The A7 motorway (Croatian: Autocesta A7) is a 42.4-kilometre-long (26.3 mi) motorway in Croatia. It connects the nation's largest port in Rijeka, to the Croatian motorway network, as well as to the Rupa and Pasjak border crossings to Slovenia. The motorway forms part of a longitudinal transportation corridor in Croatia, and it is a part of European route E61 Villach–Ljubljana–Trieste–Rijeka. The A7 motorway route south of Orehovica interchange, where it also intersects Pan-European corridor Vb, is a part of European route E65.
The A7 motorway runs near a number of Croatian cities and provides access to Učka Nature Park and, indirectly, to numerous resorts in the Istria and Kvarner Gulf regions. The motorway is nationally significant because of its positive economic impact on the cities and towns it connects, and because of its contribution to tourism in Croatia. The importance of the motorway as a transit route will be further increased upon completion of a proposed expansion of the Port of Rijeka and Rijeka transport node.
The motorway consists of two traffic lanes and an emergency lane in each driving direction, separated by a central reservation. There are no emergency lanes in the tunnels. All intersections of the A7 motorway are grade separated. Numerous bridges, viaducts, tunnels, and other structures were required as the route traverses rugged terrain. As of 2010, there are ten exits and two rest areas situated along the route. Most of the motorway is not tolled, but a single section is tolled using an open toll system with pricing tied to vehicle classification.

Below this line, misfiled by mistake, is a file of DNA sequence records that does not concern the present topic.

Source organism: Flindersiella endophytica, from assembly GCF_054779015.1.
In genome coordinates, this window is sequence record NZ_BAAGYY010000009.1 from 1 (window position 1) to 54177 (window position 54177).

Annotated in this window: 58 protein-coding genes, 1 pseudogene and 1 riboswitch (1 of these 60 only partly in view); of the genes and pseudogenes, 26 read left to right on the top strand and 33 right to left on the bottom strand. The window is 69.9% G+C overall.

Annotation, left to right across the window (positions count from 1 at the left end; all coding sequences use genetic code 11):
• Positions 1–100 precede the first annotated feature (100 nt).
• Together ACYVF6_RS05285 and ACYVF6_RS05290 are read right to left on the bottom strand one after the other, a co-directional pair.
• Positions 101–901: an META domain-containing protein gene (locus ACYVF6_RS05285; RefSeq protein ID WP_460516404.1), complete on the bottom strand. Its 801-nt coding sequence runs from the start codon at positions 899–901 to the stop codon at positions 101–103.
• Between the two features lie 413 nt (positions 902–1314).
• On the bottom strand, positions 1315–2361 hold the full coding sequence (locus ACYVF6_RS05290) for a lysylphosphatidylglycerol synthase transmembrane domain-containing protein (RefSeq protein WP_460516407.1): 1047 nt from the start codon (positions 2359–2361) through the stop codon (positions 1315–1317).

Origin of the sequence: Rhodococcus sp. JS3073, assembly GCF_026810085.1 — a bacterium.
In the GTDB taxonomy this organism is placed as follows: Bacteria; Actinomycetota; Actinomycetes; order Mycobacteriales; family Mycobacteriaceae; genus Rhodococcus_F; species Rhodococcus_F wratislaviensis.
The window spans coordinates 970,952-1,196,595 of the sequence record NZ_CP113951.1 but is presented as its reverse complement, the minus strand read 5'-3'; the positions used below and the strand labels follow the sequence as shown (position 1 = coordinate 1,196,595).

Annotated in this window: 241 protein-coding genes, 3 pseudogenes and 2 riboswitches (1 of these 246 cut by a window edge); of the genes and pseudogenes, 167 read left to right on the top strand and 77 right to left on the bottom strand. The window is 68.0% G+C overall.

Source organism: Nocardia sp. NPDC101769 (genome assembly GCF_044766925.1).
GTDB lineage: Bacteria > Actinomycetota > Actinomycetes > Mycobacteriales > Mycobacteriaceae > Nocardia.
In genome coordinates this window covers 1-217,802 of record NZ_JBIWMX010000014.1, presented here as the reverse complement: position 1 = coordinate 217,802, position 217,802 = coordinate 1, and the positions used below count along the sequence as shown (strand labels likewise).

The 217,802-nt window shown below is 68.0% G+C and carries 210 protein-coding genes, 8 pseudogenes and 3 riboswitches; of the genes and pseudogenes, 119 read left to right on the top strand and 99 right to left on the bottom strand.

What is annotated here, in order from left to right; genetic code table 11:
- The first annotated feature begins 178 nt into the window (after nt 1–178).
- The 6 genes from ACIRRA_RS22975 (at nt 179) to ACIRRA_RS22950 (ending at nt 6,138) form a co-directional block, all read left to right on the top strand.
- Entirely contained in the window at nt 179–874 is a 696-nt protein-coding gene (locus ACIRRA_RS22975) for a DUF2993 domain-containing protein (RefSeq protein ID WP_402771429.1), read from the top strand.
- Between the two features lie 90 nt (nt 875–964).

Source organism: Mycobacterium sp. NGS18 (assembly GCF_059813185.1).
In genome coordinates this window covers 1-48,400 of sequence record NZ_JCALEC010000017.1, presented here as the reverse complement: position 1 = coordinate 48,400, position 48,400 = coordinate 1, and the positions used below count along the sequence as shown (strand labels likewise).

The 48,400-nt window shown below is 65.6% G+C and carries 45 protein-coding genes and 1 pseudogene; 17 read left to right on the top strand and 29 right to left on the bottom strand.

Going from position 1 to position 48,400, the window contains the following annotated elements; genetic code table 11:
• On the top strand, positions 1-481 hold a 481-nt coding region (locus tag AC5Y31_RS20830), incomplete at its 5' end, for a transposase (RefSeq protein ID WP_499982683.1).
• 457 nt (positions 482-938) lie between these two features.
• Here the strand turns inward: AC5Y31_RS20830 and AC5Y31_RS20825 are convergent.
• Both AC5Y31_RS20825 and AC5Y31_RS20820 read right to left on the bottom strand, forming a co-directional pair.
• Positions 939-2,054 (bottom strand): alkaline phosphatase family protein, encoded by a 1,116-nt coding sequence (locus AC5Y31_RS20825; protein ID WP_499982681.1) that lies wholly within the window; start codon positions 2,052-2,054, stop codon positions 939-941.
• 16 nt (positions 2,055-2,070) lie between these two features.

Plans for the motorway were officially formulated in 1974 and the construction was started in 1977. The first 8.3-kilometre (5.2 mi) sections were completed as a two-lane expressway with grade-separated intersections, in 1988 and 1990, comprising the western arm of Rijeka bypass. As the first stage of the A6 motorway construction spanning between Zagreb and Rijeka neared completion in the 2000s, construction of a proper motorway along the A7 route started. In December 2009, the Diračje–Orehovica section was upgraded to a six-lane motorway, bringing the entire route between Rupa border crossing and Sveti Kuzam interchange to a uniform standard.